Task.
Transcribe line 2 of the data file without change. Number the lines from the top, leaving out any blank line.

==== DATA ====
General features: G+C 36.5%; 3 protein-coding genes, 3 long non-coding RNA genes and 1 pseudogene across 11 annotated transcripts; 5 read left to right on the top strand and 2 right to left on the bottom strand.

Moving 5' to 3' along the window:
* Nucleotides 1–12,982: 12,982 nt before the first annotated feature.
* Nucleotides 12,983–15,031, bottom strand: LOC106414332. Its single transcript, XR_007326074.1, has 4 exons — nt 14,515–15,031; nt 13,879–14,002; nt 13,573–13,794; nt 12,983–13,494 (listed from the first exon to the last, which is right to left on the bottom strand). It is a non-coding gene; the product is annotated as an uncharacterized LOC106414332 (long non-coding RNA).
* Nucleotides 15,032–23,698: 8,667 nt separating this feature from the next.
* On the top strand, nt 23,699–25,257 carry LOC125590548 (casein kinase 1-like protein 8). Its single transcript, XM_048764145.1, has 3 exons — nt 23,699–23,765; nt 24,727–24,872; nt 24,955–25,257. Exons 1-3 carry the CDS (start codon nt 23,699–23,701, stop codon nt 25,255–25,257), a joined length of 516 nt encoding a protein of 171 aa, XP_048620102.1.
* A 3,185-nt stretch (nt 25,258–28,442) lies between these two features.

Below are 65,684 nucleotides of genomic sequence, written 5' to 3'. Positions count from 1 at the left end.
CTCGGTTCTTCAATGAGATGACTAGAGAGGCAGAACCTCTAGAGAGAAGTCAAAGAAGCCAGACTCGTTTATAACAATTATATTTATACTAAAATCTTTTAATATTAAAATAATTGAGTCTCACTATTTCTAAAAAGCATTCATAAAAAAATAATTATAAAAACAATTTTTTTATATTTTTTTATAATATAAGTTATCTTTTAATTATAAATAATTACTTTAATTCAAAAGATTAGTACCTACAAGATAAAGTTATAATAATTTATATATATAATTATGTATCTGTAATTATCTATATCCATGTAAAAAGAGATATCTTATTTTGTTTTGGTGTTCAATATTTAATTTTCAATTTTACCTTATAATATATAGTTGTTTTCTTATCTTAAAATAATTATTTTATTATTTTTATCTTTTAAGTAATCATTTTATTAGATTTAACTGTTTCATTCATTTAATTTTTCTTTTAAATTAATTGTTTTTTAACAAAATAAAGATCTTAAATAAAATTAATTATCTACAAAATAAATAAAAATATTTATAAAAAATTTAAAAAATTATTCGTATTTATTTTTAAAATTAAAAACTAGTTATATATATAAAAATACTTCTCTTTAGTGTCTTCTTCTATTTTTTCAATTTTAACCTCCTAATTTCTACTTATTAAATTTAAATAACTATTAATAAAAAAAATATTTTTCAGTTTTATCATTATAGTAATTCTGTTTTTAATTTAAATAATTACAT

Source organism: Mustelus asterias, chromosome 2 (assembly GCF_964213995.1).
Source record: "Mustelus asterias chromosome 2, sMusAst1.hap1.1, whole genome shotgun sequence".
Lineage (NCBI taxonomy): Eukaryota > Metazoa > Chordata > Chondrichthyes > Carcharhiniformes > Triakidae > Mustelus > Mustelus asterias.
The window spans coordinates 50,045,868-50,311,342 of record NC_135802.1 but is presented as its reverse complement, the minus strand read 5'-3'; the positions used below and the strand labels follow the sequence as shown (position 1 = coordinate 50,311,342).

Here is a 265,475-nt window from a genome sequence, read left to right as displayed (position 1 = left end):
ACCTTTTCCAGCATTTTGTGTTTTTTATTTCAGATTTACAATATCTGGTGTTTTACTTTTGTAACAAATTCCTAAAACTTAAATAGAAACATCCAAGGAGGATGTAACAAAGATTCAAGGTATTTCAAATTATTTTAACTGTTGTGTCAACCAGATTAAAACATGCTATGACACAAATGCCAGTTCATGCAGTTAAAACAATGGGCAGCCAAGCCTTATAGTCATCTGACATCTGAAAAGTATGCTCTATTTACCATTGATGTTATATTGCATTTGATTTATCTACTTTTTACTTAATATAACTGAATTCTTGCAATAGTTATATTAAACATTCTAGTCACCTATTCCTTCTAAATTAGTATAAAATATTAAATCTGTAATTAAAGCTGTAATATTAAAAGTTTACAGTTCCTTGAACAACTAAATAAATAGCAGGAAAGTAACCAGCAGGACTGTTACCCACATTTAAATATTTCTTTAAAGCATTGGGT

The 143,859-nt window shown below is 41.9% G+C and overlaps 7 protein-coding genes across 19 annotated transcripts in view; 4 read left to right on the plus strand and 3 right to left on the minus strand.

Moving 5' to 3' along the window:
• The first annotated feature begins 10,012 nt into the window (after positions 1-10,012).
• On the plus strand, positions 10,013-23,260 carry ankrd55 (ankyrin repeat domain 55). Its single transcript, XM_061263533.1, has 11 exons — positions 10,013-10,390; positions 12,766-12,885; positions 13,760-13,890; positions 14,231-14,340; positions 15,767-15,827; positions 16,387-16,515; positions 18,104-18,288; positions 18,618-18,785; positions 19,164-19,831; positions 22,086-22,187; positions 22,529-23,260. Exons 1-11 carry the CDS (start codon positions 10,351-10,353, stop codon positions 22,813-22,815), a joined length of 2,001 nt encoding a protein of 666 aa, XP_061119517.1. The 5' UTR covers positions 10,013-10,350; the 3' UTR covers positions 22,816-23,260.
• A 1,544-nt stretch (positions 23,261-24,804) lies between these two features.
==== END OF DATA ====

Moving 5' to 3' along the window: